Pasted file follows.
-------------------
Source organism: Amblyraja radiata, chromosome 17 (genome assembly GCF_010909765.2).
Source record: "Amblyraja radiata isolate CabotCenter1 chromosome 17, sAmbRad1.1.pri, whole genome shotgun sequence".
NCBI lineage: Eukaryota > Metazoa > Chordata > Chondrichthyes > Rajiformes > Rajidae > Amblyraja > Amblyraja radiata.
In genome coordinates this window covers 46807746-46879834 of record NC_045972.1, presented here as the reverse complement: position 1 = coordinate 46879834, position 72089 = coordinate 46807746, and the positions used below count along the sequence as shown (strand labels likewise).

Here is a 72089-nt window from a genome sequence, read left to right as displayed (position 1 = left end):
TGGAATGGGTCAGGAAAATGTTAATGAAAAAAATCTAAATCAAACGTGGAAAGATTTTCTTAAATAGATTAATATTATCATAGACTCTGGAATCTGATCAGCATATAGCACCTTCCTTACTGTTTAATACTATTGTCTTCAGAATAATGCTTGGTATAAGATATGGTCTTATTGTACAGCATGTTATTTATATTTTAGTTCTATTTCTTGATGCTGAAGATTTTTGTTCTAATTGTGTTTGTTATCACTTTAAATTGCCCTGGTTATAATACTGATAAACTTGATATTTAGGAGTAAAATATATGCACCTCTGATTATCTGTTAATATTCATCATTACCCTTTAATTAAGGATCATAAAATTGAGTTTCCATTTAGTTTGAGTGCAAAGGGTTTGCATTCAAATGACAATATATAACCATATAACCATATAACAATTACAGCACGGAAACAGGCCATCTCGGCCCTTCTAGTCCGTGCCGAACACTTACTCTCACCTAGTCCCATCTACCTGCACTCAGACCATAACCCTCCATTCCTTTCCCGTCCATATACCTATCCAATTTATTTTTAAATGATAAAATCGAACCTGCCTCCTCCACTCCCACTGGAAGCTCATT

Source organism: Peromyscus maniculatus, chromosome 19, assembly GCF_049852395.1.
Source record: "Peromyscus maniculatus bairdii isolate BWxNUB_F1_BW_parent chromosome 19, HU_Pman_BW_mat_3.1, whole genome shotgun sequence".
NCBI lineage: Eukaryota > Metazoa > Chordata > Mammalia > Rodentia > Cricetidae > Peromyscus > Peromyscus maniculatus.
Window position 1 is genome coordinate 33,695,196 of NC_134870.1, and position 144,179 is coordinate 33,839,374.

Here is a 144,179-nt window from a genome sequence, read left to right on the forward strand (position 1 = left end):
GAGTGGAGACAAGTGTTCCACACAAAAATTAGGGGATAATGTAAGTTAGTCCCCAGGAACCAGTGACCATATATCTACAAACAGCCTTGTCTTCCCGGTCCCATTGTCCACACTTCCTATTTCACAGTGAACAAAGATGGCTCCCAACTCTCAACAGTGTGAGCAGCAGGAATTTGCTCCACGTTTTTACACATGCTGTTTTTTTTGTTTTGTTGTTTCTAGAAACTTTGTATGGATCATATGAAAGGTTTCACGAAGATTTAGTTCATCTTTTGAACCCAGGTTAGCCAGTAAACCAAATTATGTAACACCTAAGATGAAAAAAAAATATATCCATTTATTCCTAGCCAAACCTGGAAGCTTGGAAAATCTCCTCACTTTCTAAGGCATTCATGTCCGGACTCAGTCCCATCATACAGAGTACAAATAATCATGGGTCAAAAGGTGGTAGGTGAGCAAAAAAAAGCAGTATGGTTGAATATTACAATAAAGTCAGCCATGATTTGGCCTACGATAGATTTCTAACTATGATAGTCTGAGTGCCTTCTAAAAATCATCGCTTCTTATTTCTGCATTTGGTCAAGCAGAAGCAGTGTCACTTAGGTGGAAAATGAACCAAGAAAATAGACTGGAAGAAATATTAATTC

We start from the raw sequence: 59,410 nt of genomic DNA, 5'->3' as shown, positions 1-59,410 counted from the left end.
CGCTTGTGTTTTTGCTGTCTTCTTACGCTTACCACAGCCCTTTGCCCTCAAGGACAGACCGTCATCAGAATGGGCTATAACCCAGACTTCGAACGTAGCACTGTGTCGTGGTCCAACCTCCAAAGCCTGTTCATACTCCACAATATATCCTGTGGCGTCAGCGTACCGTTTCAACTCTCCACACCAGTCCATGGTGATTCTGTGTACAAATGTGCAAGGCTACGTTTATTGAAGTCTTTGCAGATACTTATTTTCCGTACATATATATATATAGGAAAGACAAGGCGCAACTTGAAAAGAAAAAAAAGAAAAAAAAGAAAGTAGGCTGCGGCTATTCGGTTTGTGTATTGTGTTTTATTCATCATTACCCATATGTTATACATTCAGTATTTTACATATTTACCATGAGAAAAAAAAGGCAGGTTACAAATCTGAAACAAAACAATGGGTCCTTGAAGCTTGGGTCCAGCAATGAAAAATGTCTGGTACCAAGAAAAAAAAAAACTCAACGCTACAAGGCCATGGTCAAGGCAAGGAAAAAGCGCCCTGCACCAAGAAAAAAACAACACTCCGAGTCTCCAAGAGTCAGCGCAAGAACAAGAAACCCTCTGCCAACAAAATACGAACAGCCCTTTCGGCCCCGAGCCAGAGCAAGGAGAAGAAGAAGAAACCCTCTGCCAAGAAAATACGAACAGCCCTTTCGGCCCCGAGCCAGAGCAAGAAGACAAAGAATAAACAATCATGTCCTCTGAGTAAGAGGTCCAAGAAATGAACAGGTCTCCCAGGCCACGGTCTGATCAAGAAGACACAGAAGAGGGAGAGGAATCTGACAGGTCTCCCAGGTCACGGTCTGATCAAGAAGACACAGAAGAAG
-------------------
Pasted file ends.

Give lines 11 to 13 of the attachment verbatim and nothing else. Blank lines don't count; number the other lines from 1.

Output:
Here is a 144,179-nt window from a genome sequence, read left to right on the forward strand (position 1 = left end):
GAGTGGAGACAAGTGTTCCACACAAAAATTAGGGGATAATGTAAGTTAGTCCCCAGGAACCAGTGACCATATATCTACAAACAGCCTTGTCTTCCCGGTCCCATTGTCCACACTTCCTATTTCACAGTGAACAAAGATGGCTCCCAACTCTCAACAGTGTGAGCAGCAGGAATTTGCTCCACGTTTTTACACATGCTGTTTTTTTTGTTTTGTTGTTTCTAGAAACTTTGTATGGATCATATGAAAGGTTTCACGAAGATTTAGTTCATCTTTTGAACCCAGGTTAGCCAGTAAACCAAATTATGTAACACCTAAGATGAAAAAAAAATATATCCATTTATTCCTAGCCAAACCTGGAAGCTTGGAAAATCTCCTCACTTTCTAAGGCATTCATGTCCGGACTCAGTCCCATCATACAGAGTACAAATAATCATGGGTCAAAAGGTGGTAGGTGAGCAAAAAAAAGCAGTATGGTTGAATATTACAATAAAGTCAGCCATGATTTGGCCTACGATAGATTTCTAACTATGATAGTCTGAGTGCCTTCTAAAAATCATCGCTTCTTATTTCTGCATTTGGTCAAGCAGAAGCAGTGTCACTTAGGTGGAAAATGAACCAAGAAAATAGACTGGAAGAAATATTAATTC

We start from the raw sequence: 59,410 nt of genomic DNA, 5'->3' as shown, positions 1-59,410 counted from the left end.